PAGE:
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Beyond Civilisation: Marcuse, Eros and the Myth of Progress, by Rod Tweedy

From Logos to Eros: Humans Moving Beyond the Reality Principle 

‘Eros and Civilization’, a multimedia performance installation by Han Bing [above]. The Sleep of Albion, aka the Enlightenment. Blake believed that the sleep of imagination, not reason, produced the real monsters.

“Intensified progress seems to be bound up with intensified unfreedom” Herbert Marcuse observed in his classic work Eros and Civilisation, one of the most profound and compelling books ever written on the problem of ‘civilisation’. In it, he tries to explain and unravel this apparent paradox.

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How We See War, by Rod Tweedy

Rod Tweedy reviews the book War against War! by Ernst Friedrich

On May Day 1924 Ernst Friedrich published a collection of photographic images of the atrocities of World War I, hoping to use the relatively new medium of photography as documentary evidence to challenge the orthodox presentation of war. As Douglas Kellner has remarked, “Friedrich hoped that when they actually saw the reality of modern warfare, people everywhere would become more critical of war, the military, and militarism.”

The book was called War against War!, and the photographs made an immediate and lasting impression on his contemporaries, both within and outside of Germany. The images attracted even greater attention when he put them in the window of his newly-opened Anti-Kriegs-Museum in Berlin, the first international anti-war museum (opened in 1925).

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William Blake and the Red Dragon, by Rod Tweedy

Rational Psychopathy: The Urizenic Brain and its Fall into Division

Blake’s term for the psychopathic power of the Urizenic ‘rational’ mind when it is dissociated and divided from man’s imaginative and empathic consciousness was the “Red Dragon”. The term derives from the Biblical Book of Revelation, where the reality of things is supposed to be finally uncovered (‘apocalypsis‘, meaning “uncover, disclose, reveal”), but as usual with Blake, it’s given a surprisingly modern twist – one that is both psychological and politically radical in nature.

Blake’s presentation of the “dragon” form of Urizen as his final dissociated apotheosis (his “logical conclusion”, if you like), is a stinging critique of the very power and cognitive process that drove and underwrote much of the ‘Enlightenment’ project – the period in which he was living. The enormously powerful, as well as devastatingly disruptive, destructive and dehumanising, energy unleashed on Britain (and later Europe) on a vast – indeed global – scale was, Blake believed, the unregulated and domineering character of the instrumental left brain itself: what many Enlightenment thinkers rather naively simply called ‘Reason’. Blake analyses this celebrated function of the human brain and reveals that it was actually a peculiar and peculiarly distorted form of reason that was being developed and harnessed – “ratio-nality” (rather than reasonableness) – a self-enclosed, rapacious, and manipulative power that was being released into the world via the Industrial Revolution and modern capitalism.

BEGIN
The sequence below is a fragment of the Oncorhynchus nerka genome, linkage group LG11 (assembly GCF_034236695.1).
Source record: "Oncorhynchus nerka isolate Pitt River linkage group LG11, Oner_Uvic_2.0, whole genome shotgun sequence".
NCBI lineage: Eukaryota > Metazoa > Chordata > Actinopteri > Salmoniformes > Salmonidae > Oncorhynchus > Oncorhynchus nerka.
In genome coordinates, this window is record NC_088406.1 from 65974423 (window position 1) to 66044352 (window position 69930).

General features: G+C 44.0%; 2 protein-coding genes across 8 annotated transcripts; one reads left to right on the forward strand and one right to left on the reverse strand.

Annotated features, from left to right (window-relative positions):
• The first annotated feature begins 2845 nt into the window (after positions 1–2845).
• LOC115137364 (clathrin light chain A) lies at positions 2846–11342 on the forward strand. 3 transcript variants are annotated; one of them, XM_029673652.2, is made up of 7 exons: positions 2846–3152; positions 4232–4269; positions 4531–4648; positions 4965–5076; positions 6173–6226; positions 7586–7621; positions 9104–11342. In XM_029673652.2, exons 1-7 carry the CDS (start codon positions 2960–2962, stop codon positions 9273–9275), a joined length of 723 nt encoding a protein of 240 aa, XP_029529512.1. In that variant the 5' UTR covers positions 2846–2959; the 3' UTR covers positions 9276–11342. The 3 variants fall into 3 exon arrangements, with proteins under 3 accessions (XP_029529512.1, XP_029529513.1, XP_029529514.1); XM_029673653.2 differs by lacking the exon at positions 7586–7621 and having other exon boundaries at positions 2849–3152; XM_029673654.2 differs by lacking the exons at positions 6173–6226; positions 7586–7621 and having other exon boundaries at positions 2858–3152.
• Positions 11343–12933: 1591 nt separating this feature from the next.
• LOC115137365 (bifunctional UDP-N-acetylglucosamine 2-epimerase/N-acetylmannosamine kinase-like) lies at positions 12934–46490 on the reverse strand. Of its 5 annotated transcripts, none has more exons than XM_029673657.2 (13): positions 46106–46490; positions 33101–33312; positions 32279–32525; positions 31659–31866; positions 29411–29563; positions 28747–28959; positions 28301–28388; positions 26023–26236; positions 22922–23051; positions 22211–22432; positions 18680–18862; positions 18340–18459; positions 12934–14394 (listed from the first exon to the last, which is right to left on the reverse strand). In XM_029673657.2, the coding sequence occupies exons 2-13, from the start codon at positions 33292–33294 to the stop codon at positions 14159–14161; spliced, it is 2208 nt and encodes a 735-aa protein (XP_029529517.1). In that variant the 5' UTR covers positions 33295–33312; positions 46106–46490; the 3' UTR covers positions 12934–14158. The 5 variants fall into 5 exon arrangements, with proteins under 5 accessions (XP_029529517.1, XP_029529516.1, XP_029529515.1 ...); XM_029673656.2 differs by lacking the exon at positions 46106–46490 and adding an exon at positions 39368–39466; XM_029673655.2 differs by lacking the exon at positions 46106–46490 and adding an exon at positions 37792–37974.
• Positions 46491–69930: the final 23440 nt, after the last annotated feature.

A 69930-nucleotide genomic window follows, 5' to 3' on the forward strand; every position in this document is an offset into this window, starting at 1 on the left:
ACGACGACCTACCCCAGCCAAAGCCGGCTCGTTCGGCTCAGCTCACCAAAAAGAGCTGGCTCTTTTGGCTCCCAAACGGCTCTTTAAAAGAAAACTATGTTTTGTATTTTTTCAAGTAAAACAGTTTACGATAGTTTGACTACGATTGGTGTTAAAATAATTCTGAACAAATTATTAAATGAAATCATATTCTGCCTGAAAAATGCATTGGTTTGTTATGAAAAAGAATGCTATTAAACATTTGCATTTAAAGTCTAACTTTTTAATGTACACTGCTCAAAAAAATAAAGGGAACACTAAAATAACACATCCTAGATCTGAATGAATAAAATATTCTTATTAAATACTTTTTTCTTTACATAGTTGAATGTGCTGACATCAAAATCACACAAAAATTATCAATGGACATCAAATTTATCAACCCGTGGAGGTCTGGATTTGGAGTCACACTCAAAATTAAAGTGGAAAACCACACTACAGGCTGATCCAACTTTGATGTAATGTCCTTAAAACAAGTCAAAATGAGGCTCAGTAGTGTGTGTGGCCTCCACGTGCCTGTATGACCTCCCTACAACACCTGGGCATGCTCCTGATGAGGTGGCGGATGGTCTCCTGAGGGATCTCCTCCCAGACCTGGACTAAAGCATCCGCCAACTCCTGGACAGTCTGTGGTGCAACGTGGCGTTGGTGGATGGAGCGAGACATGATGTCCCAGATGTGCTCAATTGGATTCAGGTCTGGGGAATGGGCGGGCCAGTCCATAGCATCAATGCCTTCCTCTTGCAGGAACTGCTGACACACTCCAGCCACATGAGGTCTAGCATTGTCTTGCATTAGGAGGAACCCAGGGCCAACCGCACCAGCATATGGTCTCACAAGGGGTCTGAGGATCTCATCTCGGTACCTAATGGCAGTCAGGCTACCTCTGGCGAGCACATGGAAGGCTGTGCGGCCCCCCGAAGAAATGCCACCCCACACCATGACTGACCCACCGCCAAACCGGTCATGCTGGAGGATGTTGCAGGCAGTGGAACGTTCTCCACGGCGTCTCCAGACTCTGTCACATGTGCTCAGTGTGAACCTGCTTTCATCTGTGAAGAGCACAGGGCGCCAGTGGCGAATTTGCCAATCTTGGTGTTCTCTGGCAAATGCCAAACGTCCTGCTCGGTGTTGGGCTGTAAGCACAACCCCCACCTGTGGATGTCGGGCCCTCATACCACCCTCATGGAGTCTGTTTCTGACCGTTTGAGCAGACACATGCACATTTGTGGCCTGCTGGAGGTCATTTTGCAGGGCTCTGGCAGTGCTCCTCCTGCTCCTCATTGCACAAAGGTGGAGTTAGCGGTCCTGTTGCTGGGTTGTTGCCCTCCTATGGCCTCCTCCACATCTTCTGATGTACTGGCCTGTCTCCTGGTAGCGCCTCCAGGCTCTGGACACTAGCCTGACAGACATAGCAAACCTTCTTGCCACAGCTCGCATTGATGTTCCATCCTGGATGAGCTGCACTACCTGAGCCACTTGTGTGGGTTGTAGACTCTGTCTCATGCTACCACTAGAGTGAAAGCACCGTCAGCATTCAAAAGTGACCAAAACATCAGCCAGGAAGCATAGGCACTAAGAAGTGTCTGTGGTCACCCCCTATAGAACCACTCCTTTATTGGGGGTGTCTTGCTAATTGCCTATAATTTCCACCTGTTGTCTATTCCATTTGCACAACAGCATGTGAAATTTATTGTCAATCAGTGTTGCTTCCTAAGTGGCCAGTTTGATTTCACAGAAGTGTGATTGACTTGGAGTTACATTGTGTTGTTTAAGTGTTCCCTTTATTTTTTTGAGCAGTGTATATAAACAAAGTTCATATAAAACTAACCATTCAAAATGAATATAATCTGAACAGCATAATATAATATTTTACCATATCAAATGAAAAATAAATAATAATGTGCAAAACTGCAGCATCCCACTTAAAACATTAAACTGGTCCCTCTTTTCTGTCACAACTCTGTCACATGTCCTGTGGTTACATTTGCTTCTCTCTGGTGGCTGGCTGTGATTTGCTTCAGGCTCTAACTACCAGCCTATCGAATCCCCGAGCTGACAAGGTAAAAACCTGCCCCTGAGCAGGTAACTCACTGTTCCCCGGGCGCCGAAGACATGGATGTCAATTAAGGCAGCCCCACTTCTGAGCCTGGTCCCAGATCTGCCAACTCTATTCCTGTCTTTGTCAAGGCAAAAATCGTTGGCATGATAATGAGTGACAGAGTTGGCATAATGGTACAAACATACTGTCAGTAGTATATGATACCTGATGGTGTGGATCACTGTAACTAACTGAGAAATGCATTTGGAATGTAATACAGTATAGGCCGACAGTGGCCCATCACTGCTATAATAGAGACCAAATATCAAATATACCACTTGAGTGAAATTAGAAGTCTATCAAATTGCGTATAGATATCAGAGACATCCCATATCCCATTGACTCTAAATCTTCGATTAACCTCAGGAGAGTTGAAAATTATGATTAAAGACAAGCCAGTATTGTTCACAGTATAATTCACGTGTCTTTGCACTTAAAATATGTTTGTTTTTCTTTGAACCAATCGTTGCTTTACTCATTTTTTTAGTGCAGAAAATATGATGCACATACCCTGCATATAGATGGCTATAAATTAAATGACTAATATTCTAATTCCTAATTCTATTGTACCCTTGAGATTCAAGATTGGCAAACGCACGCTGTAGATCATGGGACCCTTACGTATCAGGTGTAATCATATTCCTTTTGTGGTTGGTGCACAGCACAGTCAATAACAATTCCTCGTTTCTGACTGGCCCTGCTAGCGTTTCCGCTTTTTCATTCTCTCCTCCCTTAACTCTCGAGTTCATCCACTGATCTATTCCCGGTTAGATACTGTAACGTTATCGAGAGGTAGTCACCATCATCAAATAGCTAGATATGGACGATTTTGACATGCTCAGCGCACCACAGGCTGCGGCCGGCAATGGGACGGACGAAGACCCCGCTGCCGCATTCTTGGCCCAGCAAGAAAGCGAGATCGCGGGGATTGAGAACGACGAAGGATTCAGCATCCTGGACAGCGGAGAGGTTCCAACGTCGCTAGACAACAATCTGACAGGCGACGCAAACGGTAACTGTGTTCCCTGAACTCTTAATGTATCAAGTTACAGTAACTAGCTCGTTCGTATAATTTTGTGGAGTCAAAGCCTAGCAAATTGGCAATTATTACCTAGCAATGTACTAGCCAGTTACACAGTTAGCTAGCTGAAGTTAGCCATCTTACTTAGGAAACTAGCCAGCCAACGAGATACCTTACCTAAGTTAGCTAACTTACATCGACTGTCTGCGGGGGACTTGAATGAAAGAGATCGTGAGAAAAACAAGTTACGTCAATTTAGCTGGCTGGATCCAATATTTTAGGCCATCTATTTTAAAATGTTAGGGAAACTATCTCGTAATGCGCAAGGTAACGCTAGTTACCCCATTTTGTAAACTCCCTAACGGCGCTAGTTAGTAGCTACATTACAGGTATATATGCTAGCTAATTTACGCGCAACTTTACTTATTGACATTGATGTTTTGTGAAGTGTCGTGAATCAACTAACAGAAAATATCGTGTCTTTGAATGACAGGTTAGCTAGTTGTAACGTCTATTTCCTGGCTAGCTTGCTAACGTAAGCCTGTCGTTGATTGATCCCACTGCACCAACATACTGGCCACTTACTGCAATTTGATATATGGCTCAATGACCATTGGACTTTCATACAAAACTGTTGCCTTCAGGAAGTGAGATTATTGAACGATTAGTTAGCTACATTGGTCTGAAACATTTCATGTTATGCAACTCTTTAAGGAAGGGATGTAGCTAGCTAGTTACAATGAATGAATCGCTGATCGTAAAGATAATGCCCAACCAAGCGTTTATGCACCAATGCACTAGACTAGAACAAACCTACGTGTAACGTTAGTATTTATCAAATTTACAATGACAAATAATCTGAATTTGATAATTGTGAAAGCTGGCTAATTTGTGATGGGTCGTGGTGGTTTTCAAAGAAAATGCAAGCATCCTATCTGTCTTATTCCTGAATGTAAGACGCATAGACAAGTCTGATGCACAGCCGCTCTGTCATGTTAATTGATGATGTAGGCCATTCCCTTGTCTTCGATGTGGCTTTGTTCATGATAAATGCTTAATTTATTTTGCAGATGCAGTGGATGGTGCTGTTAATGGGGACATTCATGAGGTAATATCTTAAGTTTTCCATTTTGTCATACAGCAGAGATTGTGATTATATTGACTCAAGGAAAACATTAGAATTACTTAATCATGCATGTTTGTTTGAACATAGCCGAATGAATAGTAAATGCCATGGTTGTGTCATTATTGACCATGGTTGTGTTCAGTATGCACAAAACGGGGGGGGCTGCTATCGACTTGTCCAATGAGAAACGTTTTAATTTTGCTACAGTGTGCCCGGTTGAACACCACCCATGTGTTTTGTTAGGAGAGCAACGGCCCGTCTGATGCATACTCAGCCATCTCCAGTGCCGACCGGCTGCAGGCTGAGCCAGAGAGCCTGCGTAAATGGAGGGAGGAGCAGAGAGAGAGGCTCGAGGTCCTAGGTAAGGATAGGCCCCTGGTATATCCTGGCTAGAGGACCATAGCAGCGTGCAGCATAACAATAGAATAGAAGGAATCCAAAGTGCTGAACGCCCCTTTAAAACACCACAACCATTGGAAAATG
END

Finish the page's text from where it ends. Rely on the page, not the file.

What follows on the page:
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Ezekiel and the Burning Coal of Prophecy, by Rod Tweedy

Commodities and Idolatries

coal-in-hand-1

 

The Nature of Appearances

The name Ezekiel is perhaps the most well known and celebrated of all the Old Testament prophets, referenced by everyone from Blake to Quentin Tarantino. The extraordinary vision which he saw of the chariot of God coming toward him burning with flashing fire, moving “wheel within wheel” and driven by strange four-headed winged cherubim, has seared itself into the vision of every succeeding generation.

img_5904What Ezekiel saw has been variously interpreted – as a record of a profound mystical experience (as in the extensive and esoteric Jewish merkabah tradition), a glimpse into the nature of God, a literary text that has inspired poets from Dante and Blake to T. S. Eliot and Yeats, and in more recent times as a record of a possible encounter with extraterrestrial beings – even as a statement of a traumatic and possibly schizophrenic episode that the prophet experienced two and a half thousand years ago near the Chebal canal “in the land of the Chaldeans” (southern Mesopotamia), where he and three thousand other Jews had been deported and lived in exile.

When I was a kid there was an American children’s drama series called Project UFO which began every episode with the words: “Ezekiel saw the wheel. This is the wheel he said he saw.” – accompanied by a diagram of Ezekiel’s supposed UFO. It was a striking way to capture a child’s attention, but like many modern-day takes on Biblical passages and experiences, was also an incredibly literalist and diminished interpretation of Ezekiel’s original vision. Interestingly, this peculiarly ‘left brain’ way of seeing reality and understanding imaginative truth was one that historically emerged in the very cultures that Ezekiel grew up in and was surrounded by – the technologically advanced, newly literate, post-Sumerian high-rise cultures of Babylon, Egypt and the Near East.

ezekiel_25_17_by_chronicrick-d51w168What is remarkable about Ezekiel’s vision is that it’s actually aimed directly at this new literalist way of seeing. For Ezekiel, seeing phenomena as if they were discreet, objectified, literal ‘things’ – as ‘idols’ (from Greek eidōlon, meaning representation or illusory shape, literally “appearance, reflection in water or a mirror”) both obscured and reified their inherently transcendental and interconnected, relational nature – their true value. In this he shares a striking resemblance to another well-known social prophet, Karl Marx, who also exposed the ‘fetishistic’ nature of our modern belief in similar sorts of idols – commodities.